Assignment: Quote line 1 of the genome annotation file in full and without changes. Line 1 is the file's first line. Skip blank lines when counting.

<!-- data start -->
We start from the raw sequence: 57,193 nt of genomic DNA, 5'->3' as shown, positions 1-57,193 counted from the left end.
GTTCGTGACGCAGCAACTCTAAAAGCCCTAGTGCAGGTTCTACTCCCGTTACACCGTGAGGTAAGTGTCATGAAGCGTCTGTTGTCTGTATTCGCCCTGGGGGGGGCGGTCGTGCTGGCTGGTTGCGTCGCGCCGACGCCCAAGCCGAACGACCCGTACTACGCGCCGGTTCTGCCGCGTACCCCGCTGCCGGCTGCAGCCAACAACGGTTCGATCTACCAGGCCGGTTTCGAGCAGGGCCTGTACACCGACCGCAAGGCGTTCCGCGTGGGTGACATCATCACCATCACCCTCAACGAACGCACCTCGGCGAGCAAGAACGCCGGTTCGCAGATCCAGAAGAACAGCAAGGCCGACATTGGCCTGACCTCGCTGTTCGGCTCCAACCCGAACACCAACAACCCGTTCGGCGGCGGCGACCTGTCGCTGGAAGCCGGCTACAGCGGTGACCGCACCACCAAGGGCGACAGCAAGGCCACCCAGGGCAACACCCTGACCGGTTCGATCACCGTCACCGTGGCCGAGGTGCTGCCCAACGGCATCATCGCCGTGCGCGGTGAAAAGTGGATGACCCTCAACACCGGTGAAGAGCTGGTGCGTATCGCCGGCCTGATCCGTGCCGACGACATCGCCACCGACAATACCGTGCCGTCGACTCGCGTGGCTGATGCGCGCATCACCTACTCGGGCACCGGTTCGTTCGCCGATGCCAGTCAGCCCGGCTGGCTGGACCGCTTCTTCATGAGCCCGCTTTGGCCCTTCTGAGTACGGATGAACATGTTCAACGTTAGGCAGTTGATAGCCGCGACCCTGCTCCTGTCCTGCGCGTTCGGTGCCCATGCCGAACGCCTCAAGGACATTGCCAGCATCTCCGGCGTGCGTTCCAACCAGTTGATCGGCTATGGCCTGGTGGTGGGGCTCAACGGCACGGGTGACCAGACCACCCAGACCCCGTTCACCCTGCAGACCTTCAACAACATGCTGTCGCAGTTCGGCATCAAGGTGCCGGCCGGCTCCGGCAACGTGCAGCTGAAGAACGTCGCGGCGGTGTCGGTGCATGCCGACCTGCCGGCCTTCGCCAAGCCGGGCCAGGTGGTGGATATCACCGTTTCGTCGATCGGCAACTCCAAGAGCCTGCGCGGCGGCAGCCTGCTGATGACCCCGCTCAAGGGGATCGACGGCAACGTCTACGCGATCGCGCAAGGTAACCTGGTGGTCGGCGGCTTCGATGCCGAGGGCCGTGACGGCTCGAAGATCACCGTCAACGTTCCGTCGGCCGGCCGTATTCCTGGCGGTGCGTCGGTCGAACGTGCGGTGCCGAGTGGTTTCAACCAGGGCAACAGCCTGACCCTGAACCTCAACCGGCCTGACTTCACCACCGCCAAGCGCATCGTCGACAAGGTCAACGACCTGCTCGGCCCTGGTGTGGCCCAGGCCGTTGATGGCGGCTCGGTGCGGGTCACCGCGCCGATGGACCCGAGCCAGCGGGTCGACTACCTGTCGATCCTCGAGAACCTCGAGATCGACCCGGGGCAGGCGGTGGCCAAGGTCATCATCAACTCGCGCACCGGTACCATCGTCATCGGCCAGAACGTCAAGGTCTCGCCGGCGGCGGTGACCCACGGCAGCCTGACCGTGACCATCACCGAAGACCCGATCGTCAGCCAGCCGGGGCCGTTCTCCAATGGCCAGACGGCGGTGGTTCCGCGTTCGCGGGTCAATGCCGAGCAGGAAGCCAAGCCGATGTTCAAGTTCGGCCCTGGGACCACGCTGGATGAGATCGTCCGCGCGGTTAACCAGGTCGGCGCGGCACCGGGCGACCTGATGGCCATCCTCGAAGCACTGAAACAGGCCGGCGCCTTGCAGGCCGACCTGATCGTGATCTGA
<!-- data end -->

We start from the raw sequence: 57,193 nt of genomic DNA, 5'->3' as shown, positions 1-57,193 counted from the left end.